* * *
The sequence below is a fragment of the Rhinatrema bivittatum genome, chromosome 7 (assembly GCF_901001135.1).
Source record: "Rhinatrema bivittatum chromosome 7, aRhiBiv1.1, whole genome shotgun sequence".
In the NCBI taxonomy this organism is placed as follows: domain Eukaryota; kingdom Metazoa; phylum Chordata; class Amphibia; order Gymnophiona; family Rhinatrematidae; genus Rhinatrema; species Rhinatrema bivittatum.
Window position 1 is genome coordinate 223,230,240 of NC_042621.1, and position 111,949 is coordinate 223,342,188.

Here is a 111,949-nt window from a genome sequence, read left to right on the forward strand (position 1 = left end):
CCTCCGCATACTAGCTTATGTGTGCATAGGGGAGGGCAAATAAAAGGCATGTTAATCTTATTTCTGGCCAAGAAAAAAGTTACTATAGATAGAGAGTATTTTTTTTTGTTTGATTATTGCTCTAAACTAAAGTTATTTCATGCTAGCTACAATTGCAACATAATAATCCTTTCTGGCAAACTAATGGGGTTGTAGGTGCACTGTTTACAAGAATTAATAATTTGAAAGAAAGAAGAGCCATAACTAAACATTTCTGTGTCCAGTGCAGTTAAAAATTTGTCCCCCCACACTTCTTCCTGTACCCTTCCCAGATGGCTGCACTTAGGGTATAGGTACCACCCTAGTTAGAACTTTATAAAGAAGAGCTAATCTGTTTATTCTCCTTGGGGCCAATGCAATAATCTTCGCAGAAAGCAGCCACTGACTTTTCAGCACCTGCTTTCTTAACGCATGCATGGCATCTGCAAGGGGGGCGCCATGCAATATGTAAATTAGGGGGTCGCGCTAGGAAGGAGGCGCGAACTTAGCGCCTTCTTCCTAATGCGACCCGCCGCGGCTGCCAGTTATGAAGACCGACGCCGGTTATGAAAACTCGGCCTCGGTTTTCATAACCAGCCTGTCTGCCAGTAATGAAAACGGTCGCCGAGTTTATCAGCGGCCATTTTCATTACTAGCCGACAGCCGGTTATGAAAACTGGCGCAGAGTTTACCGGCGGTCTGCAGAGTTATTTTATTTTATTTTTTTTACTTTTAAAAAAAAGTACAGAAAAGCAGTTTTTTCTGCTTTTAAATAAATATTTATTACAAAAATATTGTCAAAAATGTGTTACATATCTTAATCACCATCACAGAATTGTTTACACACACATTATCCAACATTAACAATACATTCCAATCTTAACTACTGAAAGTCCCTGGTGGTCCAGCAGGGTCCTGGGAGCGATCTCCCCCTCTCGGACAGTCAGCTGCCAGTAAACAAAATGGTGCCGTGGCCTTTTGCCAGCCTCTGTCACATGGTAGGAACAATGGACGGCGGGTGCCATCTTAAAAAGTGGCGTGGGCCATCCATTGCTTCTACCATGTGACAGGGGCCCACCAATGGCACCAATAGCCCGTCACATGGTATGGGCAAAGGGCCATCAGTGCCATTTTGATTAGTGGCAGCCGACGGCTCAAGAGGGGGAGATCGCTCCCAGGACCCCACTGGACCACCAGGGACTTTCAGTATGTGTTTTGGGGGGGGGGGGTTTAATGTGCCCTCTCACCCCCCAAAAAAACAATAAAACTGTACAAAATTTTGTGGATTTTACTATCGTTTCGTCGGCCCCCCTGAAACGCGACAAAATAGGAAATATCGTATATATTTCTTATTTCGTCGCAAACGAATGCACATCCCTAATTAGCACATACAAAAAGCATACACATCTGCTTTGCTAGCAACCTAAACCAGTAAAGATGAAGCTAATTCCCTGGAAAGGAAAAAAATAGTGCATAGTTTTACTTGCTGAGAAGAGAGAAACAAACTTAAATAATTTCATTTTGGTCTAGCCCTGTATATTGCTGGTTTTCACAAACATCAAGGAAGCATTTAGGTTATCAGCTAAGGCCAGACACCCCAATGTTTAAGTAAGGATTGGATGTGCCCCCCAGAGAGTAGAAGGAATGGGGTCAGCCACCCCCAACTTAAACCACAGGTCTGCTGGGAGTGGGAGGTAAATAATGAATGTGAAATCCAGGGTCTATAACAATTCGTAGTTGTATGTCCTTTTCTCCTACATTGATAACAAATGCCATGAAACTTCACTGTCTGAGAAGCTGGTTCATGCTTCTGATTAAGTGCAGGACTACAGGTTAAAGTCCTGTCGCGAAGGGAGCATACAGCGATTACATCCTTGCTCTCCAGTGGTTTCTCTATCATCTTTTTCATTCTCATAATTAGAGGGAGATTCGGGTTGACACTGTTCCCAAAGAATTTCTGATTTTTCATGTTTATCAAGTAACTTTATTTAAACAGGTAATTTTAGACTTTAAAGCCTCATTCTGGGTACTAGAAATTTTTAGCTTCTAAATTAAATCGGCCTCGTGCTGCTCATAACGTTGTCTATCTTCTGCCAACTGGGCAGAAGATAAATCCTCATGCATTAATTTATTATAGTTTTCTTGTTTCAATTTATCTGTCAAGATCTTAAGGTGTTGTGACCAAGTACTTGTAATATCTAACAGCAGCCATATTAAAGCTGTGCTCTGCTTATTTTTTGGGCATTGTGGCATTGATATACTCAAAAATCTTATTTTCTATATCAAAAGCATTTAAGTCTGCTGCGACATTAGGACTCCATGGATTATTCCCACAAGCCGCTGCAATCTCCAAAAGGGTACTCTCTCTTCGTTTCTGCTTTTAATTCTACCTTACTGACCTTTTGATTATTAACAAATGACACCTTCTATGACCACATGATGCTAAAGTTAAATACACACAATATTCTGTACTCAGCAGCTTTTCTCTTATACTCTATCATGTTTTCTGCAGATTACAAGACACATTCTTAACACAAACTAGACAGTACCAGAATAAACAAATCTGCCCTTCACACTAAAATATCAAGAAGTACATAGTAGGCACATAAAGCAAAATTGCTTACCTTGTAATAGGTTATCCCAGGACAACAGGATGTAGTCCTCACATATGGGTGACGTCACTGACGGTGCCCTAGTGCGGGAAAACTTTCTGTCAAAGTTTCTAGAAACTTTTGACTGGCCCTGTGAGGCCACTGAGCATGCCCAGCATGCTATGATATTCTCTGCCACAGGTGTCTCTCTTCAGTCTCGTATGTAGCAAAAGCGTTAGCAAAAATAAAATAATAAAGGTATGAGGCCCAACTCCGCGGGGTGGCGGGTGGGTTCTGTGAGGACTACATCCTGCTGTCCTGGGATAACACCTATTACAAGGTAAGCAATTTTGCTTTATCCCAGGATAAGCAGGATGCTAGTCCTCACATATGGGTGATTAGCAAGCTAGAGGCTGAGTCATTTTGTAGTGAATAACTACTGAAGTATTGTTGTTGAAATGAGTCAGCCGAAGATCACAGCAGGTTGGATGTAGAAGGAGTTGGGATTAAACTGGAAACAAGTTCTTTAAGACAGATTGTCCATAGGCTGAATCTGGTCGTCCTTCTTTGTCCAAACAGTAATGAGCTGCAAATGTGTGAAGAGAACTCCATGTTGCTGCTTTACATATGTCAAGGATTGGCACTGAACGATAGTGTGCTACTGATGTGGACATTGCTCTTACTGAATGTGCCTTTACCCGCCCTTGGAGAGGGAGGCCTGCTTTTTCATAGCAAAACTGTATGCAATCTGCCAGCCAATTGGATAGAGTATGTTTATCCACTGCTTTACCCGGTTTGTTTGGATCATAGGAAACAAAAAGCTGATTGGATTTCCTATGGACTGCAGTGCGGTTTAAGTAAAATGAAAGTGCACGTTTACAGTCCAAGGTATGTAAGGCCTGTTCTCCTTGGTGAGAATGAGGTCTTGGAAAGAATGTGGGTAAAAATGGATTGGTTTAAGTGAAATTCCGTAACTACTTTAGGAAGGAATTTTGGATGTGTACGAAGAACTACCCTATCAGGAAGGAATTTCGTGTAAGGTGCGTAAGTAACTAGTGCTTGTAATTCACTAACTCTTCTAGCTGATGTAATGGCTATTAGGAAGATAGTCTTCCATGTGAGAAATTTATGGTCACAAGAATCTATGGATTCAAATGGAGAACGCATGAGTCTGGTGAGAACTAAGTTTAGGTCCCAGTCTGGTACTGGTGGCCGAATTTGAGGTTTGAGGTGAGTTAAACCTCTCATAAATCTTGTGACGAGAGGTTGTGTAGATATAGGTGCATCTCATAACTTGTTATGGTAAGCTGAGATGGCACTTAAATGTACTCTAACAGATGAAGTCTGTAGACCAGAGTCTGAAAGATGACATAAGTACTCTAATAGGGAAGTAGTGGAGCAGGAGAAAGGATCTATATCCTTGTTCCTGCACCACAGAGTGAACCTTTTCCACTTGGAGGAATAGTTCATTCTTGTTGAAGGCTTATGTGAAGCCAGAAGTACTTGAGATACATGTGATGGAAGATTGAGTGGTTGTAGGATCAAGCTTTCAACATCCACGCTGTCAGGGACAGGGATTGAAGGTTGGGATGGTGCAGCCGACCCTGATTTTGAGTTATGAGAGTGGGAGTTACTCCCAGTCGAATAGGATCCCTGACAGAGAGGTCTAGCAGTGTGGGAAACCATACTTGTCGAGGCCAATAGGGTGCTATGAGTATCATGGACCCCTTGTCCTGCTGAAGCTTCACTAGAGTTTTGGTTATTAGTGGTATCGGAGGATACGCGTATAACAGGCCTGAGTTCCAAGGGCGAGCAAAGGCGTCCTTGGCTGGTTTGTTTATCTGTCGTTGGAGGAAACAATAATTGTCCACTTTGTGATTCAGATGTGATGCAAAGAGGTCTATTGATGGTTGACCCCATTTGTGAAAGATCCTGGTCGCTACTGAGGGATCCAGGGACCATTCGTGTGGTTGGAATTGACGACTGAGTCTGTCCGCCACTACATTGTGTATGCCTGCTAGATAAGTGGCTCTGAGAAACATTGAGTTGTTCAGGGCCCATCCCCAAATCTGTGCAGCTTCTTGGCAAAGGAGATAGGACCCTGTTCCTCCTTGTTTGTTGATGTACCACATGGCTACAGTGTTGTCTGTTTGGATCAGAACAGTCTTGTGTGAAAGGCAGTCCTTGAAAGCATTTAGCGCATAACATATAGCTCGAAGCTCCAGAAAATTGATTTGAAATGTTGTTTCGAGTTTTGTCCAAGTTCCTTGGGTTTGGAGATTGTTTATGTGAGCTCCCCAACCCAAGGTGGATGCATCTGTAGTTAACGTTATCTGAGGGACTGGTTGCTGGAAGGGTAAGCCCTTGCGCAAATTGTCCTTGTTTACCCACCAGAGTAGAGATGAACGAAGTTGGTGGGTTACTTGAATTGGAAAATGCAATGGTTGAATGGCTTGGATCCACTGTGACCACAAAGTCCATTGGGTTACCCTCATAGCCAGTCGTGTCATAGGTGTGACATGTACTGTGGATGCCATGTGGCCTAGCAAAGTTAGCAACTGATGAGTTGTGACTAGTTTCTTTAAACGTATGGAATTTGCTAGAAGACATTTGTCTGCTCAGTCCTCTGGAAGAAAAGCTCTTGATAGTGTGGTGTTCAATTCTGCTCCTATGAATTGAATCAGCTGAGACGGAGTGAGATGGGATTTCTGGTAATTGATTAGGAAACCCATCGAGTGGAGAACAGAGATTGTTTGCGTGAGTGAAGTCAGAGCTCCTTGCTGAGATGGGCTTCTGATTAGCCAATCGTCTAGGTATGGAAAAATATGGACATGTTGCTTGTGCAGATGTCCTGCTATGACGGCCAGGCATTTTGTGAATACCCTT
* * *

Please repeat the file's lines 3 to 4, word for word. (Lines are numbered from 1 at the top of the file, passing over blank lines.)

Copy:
In the NCBI taxonomy this organism is placed as follows: domain Eukaryota; kingdom Metazoa; phylum Chordata; class Amphibia; order Gymnophiona; family Rhinatrematidae; genus Rhinatrema; species Rhinatrema bivittatum.
Window position 1 is genome coordinate 223,230,240 of NC_042621.1, and position 111,949 is coordinate 223,342,188.